It’s exciting to think that we’re just a few short years away from actual cyborgs. The next generation of prosthetics is allowing amputees to regain arms, legs and eyes. Spinal injuries can now be bypassed the way traffic moves around an accident.

Now, these aren’t direct implications of cyborg-ness, but the thought of rehabilitation on this level is exciting. This past Friday was Bionics Night and a (surprisingly) packed house was there to listen. The Leonardo Museum hosted 4 top specialists in the field of human restoration and rehabilitation as a part of their Body Worlds exhibit, which specializes in showing all the nooks and crannies of the human body by displaying actual human bodies in all their inside-out glory. The audience was an eclectic sort and brave by weekend standards, because very few people opt to attend science lectures as part of their Friday night itinerary. Naturally, many in the audience were prosthetic users or family members of prosthetic users.
The first speaker was Dr. Richard Norman. He spoke briefly (due to time constraints) about Next Generation Prosthetics and about the new forms of communication between the neurons in the brain and an artificial limb. Essentially, a chip a quarter of the size of a penny with 100 silicon microelectrodes is plugged into the brain and when the brain thinks, “Hand, wiggle fingers,” the signal is sent to the prosthetic hand and voila—the artificial fingers wiggle. He went on to explain spinal injuries and how signals can now be sent around the damage, allowing those suffering from paralysis to have motion they once thought would never be possible.
The next speaker was Scott Bell, a Vocational Rehabilitation Counselor at Utah State Office of
Rehabilitation. Bell was unique because he was the one speaker who had a prosthetic. Bell lost his right leg bellow the knee in a zip-line accident in college. As a nationally ranked hurdler in college the process for his recovery was elaborate because he wasn’t going to take no as an answer toward any limitation. Many years after the incident, Bell functions as well as, if not better than, non-prosthetic athletes and enjoys a completely normal life. I say “better” because in 2008, prosthetics were banned from the Olympics because they offered an unfair advantage.
The third speaker, Dr. Gianluca Lazzi, has spent the last 18 years developing an artificial retina. In a glass case at the lecture they had the only artificial retina in the world on display. The contraption looked like early ’90s black Oakley sunglasses with a small camera fixed to the side. Basically, a chip is plugged into the back of the eyeball and uses electrical stimulation to bypass defective photoreceptors and stimulate remaining viable retina cells. This is the communication from lens to brain. The patients that use this device can see shades of light and detect patterns and shapes in the contrast between them. Those that have been blind their whole lives will be able to walk down streets unassisted and move freely about their homes.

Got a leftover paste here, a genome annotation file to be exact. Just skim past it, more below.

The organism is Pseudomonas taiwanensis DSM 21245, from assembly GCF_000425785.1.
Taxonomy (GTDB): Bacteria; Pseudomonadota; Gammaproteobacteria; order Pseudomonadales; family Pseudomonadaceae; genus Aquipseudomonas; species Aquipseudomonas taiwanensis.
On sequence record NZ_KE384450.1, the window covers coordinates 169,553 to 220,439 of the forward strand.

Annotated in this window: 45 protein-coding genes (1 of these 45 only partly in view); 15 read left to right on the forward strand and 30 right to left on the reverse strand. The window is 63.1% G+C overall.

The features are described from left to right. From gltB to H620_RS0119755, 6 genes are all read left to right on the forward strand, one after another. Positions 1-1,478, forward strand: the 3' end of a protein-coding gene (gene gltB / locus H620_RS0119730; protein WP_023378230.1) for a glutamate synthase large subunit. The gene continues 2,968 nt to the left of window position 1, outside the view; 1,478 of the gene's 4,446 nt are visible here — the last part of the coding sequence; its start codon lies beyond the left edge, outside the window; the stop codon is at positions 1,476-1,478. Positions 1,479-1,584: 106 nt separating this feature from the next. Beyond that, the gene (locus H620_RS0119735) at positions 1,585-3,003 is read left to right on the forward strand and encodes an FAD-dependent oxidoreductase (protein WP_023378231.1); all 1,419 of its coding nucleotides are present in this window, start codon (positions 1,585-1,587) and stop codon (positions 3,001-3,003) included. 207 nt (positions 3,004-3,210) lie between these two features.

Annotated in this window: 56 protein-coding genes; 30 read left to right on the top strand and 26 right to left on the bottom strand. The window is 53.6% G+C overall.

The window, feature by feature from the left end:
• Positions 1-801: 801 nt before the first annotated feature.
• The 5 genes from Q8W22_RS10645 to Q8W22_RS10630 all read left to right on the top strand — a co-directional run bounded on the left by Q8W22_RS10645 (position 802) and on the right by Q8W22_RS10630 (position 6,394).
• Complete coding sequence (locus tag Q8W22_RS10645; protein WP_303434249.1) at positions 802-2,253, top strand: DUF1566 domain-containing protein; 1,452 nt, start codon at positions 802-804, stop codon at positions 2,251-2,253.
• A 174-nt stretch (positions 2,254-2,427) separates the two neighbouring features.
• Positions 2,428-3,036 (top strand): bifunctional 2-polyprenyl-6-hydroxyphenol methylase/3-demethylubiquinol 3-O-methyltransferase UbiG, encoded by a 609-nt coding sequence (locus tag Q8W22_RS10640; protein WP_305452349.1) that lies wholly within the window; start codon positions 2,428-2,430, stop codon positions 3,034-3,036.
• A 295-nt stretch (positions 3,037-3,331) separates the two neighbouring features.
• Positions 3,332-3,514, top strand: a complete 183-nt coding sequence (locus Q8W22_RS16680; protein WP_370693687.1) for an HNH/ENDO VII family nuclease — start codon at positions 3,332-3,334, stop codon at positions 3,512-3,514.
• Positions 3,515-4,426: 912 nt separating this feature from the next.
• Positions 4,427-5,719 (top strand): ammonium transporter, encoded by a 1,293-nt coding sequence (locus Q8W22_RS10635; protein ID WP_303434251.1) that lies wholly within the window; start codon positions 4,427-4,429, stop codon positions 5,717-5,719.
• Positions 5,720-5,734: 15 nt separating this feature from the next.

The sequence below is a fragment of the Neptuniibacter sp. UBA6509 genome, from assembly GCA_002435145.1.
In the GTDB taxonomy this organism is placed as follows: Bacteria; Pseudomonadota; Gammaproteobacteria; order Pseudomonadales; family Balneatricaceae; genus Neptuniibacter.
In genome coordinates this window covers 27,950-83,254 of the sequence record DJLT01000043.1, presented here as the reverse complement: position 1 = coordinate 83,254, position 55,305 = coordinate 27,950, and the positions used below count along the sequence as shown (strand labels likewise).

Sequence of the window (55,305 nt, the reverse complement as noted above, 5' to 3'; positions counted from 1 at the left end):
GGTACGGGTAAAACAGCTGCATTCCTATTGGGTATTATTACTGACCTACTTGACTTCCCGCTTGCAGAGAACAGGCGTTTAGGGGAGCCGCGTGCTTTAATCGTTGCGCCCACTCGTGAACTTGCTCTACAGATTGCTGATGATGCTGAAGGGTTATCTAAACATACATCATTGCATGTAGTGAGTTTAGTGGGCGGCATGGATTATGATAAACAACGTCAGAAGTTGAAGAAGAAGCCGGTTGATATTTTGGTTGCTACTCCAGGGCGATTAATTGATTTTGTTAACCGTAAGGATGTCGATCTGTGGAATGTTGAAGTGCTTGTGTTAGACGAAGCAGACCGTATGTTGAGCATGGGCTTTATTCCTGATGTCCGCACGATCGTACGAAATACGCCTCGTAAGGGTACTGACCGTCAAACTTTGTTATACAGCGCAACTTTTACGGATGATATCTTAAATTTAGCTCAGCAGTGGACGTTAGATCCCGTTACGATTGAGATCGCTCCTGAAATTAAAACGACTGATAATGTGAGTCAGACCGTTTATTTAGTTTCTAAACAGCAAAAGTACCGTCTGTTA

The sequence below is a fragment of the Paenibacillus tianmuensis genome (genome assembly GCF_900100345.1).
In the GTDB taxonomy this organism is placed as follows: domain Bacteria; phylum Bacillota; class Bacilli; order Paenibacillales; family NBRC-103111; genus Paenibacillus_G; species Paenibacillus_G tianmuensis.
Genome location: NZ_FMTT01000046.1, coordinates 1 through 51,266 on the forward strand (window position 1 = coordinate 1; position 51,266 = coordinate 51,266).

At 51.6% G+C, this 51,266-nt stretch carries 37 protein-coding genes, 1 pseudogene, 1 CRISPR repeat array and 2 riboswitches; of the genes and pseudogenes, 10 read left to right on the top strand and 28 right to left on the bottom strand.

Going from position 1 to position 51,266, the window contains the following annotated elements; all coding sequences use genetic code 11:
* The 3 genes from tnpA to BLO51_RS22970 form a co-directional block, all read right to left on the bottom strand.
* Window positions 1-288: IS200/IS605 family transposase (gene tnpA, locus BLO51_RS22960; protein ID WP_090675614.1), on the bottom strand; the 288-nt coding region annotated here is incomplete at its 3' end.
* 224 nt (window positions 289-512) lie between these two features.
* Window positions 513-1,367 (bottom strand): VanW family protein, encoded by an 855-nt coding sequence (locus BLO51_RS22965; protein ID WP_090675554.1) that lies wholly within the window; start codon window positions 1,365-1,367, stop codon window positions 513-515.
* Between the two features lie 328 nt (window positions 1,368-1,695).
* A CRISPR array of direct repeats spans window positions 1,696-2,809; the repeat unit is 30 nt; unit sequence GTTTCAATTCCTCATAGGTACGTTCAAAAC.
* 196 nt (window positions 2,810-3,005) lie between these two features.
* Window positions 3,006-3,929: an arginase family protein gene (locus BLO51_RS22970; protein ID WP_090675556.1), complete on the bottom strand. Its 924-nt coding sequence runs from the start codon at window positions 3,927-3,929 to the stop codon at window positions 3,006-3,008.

The final speaker, Dr. Bala Ambati—who is the actual equivalent of Dr. Doogie Howser, having graduated med school at 17 (The youngest to date)—offered a brief overview of all the subjects addressed. Dr. Ambati expressed his excitement with all the modern advances in this field and said, “80 percent of vision problems can be fixed with technology these days.” Dr. Ambati then wrapped it up, because his lecture had gone way over time, but before he left, he opened the room up for questions.
As I mentioned before, the room was filled with people that could directly relate to these subjects. The Q & A was very involved and heartfelt because many in the audience were suffering from these concerns and were very enthusiastic about alleviating them. I posed one question to Dr. Norman, because I’m a geek and couldn’t let the option of cyborgs go. I asked, “Would the strength of the prosthetic be able to imitate the strength of the host?” He replied no and that the strength would be generic for everyone. So in light of having a super powered arm I asked, “Could the prosthetic be set to be more powerful than the host?” Dr. Norman smiled at this because he knew where I was going and said, “Of course, you could have super strength for one action—and then the rest of the day, your battery would be dead and you’d have a lifeless arm.” Chuckles were heard but I was happy to know it still could be done.
Our host for the evening, Jenny, then came out and thanked the speakers and everyone else for coming. Class was dismissed and the audience proceeded to bombard the speakers with many additional questions. The night seemed to go by in a flash, but that’s the nature of things enjoyed. Thank you to The Leonardo for setting up the event, and thanks to those involved for making it happen; it was a fantastic evening.